Observation is at the core of the Montessori guide’s work. During 250 hours of observation of children aged birth to three, students take detailed notes about what they see, and interpret these observations through the lens of Montessori theory and practice. 100 hours of supervised observation will be completed at Montessori Northwest during the summer class sessions and will be arranged by the training center. During this time, students undertake supervised practice, working with children in our model environments for infants and toddlers. Students will make their own arrangements for the remaining 150 hours of observation during the intervening academic year.
In addition to the creation of teaching manuals, students also learn important professional skills such as working with and supporting parents; assessing the different stages of movement, language, and personality development; and deciding how and when to present activities and materials.
Comprehensive written and oral examinations at the end of the second summer verify that each student has met the standards of the Association Montessori Internationale.
WHAT TO KNOW BEFORE YOU BEGIN
MNW offers a unique student experience that embodies Montessori principles applied to adult education. One essential principle is taking responsibility for your own learning. By preparing yourself in the following ways, you will be positioned for success in the course.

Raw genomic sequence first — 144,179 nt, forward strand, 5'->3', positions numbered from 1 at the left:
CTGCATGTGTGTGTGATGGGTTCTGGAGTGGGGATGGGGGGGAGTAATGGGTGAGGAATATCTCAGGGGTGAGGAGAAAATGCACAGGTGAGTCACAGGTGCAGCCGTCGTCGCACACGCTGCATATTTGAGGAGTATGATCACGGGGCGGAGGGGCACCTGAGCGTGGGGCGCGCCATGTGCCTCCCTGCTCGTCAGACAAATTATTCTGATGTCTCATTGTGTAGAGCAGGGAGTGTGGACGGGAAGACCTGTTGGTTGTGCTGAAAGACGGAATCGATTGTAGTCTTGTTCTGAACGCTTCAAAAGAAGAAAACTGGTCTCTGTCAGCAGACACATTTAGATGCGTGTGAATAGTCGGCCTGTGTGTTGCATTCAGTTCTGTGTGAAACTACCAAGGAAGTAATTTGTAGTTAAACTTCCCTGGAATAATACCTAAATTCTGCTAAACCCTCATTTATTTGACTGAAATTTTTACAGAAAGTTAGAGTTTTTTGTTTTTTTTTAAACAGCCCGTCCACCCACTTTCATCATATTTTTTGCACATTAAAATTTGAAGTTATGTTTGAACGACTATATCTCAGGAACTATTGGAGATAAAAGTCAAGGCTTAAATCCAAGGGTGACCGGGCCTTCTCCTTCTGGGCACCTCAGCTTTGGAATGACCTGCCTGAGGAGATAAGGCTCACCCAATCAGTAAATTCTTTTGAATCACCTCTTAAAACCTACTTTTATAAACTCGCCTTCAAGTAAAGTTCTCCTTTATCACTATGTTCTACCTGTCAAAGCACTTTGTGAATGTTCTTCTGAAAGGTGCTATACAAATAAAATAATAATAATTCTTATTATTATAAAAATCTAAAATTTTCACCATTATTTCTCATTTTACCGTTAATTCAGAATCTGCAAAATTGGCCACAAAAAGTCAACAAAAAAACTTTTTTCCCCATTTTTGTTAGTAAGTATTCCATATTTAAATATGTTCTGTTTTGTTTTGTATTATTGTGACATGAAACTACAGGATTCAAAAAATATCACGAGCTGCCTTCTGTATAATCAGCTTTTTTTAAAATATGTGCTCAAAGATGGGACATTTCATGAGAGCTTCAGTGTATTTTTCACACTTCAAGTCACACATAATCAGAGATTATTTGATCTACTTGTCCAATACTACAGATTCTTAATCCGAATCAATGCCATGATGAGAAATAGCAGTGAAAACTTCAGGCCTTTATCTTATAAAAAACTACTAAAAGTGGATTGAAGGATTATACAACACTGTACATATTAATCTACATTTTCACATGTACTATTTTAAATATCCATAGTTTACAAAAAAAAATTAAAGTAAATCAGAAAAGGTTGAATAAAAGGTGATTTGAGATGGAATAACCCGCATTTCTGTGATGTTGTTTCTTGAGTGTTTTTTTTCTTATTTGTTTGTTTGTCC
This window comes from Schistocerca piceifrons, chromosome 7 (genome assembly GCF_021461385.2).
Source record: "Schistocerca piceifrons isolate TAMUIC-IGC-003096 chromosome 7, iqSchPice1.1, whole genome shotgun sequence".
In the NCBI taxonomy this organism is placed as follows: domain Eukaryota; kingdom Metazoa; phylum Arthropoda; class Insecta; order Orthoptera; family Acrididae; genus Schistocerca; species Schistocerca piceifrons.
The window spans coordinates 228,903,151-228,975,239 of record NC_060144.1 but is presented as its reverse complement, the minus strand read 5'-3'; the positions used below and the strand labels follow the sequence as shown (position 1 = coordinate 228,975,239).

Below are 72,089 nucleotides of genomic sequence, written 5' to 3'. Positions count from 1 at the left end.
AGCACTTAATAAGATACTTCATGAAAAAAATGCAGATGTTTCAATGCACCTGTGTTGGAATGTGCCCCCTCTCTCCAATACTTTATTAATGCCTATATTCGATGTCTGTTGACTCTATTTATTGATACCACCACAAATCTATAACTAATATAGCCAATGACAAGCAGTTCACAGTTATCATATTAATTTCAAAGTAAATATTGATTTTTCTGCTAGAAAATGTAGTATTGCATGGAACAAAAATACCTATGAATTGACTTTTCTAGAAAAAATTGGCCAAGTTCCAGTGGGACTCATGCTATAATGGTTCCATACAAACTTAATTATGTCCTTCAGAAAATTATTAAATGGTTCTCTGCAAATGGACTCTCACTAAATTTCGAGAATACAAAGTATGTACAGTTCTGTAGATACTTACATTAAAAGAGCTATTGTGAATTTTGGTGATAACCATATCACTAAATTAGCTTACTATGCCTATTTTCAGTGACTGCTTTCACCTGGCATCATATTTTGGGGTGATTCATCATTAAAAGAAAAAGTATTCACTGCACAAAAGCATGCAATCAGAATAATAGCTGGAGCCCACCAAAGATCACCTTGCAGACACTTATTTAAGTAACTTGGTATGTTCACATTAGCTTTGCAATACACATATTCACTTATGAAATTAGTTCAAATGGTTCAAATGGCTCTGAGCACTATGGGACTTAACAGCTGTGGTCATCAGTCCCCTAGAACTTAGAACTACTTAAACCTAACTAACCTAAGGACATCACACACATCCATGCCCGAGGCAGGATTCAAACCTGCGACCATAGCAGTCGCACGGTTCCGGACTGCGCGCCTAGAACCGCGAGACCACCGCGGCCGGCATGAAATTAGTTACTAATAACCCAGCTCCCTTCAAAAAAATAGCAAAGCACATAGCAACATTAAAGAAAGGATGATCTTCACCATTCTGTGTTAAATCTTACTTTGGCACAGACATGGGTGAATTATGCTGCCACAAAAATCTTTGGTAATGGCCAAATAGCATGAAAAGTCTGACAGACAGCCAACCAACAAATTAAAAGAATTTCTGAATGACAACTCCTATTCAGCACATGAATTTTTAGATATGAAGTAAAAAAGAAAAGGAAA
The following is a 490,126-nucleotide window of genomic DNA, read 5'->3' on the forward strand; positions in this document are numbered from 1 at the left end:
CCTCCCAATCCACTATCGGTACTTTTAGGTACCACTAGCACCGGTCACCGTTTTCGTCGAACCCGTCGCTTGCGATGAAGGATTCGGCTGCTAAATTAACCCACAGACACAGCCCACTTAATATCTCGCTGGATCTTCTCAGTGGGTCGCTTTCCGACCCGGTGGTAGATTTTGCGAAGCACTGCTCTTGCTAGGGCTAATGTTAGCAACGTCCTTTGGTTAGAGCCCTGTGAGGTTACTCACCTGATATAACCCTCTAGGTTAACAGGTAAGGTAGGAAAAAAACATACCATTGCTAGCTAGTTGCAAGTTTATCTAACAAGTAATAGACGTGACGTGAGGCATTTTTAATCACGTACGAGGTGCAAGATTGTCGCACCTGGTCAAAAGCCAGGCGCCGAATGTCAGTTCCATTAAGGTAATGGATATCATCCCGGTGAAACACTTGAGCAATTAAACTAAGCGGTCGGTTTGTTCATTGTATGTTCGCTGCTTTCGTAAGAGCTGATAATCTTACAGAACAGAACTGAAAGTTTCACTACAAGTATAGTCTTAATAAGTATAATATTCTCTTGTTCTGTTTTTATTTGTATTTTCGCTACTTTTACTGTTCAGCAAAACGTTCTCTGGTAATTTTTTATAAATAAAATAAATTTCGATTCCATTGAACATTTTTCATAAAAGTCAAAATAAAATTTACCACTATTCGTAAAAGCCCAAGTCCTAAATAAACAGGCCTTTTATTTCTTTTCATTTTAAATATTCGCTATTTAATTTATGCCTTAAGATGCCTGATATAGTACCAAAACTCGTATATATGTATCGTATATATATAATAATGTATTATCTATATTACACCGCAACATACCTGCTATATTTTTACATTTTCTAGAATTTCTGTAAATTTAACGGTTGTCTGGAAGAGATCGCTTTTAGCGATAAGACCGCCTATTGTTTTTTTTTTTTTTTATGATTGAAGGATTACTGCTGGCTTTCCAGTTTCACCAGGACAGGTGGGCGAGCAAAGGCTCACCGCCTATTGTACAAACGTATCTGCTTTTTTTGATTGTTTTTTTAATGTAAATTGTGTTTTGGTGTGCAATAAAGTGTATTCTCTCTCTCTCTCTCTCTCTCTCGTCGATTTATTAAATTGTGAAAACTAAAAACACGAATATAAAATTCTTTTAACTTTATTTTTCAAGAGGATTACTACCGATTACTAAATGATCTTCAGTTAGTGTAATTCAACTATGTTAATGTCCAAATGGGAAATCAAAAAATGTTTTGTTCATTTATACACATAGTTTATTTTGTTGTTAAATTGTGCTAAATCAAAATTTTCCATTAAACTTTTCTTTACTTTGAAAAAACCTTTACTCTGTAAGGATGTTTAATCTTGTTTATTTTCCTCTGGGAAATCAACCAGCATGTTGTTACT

Time managementAn AMI training course can present a demanding schedule. Assistants to Infancy students are in class from 8:30am to 4pm, Monday to Friday, and many students arrive early and stay late for additional practice. You can expect to spend an additional 2-4 hours per day on your work outside of class time, as well as extra time on weekends. To prepare yourself for success in the course, structure your commitments to allow you ample time and energy for your coursework. Consider how your commute may affect your schedule.
OrganizationIn order to stay on track, skills in organization and attention to detail are important; lapses in organization can make the course stressful. You will need to manage several assignments at once. Consider the systems you will use to help you track your work and stay organized. This may also include how to structure files and folders on your computer and organizing your home workspace.
Employment during the courseWe do not recommend that students work during their summers at MNW. The workload of the course is demanding, and will make it challenging for you to have a job.
Use of technologyStudents take notes by hand during the course lectures and demonstrations. Laptops, tablets, and mobile devices are not allowed in the classroom during class time. You should prepare for extensive handwritten note-taking. Laptops and other devices may be used on breaks and outside of class time.
A reliable computer and color printer are essential, as the vast majority of coursework will be typed. Neat and consistent formatting is expected, requiring proficient use of a word processing program such as Word, Pages, or Google Drive. We recommend that you learn how to insert photos and images into documents.
Reliable and regular back-up of your computer is essential. Consider using an online back-up service to make sure your work is safe.